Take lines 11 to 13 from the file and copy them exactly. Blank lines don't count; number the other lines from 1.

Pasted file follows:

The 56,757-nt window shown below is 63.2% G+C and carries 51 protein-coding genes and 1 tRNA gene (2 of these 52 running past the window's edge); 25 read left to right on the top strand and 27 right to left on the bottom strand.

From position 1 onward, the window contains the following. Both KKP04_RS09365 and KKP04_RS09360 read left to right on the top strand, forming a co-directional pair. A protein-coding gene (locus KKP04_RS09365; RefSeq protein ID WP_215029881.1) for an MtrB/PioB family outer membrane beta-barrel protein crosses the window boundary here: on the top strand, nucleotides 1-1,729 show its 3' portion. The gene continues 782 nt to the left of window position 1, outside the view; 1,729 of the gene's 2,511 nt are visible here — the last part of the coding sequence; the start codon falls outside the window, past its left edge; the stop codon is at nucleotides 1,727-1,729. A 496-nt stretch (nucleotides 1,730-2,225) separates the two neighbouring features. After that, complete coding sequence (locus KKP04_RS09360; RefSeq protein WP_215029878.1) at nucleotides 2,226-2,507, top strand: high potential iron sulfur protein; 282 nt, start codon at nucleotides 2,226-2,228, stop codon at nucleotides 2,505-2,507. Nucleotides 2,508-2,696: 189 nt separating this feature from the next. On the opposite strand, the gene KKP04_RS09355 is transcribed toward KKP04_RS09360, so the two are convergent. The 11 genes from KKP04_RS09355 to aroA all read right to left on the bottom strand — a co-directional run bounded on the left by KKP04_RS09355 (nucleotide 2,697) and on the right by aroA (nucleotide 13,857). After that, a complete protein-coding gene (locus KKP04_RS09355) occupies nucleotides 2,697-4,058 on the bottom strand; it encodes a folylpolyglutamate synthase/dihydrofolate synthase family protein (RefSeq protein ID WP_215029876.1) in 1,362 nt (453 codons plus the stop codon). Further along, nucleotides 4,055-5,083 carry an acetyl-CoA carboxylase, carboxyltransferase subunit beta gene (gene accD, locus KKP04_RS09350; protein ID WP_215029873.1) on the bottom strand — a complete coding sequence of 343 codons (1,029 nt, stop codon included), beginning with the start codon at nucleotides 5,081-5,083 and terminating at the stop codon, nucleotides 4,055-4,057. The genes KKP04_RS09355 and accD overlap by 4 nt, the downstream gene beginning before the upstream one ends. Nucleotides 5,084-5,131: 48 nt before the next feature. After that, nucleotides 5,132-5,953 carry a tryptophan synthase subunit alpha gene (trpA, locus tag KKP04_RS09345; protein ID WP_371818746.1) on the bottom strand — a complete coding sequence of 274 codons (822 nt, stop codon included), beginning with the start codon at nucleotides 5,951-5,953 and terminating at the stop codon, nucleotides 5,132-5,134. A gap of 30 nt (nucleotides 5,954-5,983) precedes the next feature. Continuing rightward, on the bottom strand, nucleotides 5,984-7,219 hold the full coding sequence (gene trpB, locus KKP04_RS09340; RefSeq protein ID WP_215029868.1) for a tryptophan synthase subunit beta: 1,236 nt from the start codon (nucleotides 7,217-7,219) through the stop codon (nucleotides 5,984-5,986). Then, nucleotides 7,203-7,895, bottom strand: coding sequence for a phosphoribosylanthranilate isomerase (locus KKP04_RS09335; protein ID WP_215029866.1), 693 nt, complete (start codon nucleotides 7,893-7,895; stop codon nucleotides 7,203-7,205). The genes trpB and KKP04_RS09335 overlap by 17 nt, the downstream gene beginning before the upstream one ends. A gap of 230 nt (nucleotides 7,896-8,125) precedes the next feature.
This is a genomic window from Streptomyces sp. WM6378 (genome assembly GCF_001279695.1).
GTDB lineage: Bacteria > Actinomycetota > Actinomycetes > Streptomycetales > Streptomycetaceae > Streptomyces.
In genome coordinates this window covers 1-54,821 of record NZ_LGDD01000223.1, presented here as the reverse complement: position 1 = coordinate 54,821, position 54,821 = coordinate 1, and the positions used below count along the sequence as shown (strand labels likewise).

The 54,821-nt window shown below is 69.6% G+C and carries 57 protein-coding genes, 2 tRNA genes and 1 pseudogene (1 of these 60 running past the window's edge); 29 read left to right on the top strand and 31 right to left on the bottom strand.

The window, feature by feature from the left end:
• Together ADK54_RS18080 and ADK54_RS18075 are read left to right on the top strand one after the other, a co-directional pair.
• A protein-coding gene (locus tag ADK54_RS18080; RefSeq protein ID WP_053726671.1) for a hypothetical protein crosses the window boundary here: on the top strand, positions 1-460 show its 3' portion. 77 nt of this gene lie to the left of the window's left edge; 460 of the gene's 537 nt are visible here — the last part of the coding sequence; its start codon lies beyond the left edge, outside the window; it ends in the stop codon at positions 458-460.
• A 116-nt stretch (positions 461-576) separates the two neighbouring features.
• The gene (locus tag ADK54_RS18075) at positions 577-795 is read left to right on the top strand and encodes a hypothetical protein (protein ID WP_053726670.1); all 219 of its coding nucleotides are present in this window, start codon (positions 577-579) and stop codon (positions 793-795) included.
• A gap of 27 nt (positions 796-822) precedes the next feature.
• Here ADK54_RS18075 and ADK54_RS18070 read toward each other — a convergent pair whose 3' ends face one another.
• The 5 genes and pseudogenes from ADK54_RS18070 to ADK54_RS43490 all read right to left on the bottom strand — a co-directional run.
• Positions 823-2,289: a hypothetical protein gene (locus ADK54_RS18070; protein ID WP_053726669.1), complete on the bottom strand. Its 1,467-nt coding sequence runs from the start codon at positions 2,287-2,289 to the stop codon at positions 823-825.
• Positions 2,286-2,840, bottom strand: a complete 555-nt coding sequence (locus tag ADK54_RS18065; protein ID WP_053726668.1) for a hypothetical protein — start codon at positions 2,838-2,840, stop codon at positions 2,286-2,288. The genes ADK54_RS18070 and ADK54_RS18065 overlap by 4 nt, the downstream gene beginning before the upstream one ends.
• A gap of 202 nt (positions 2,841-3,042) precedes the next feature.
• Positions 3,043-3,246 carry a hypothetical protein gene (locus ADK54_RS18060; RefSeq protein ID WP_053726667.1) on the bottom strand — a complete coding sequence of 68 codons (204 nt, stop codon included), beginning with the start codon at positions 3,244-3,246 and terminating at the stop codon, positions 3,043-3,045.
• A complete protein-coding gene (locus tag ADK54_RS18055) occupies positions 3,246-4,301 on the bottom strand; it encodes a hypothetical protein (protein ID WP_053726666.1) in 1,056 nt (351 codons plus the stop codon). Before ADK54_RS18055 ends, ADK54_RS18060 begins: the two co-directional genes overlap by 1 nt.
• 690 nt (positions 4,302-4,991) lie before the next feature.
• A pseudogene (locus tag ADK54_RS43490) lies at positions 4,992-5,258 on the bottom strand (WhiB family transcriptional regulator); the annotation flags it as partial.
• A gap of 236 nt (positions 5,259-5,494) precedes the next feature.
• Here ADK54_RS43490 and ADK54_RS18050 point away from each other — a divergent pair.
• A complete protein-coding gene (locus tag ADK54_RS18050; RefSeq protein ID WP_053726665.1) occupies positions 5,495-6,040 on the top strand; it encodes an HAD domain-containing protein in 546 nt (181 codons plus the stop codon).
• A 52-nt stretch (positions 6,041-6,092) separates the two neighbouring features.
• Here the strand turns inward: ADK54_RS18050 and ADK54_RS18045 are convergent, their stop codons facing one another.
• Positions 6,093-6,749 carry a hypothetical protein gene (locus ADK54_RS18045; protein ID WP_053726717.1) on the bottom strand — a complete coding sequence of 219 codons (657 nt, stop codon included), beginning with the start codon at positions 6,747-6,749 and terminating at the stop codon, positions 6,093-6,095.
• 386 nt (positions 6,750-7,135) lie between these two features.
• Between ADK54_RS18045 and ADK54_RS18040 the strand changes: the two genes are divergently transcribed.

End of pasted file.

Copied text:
• The gene (locus tag ADK54_RS18075) at positions 577-795 is read left to right on the top strand and encodes a hypothetical protein (protein ID WP_053726670.1); all 219 of its coding nucleotides are present in this window, start codon (positions 577-579) and stop codon (positions 793-795) included.
• A gap of 27 nt (positions 796-822) precedes the next feature.
• Here ADK54_RS18075 and ADK54_RS18070 read toward each other — a convergent pair whose 3' ends face one another.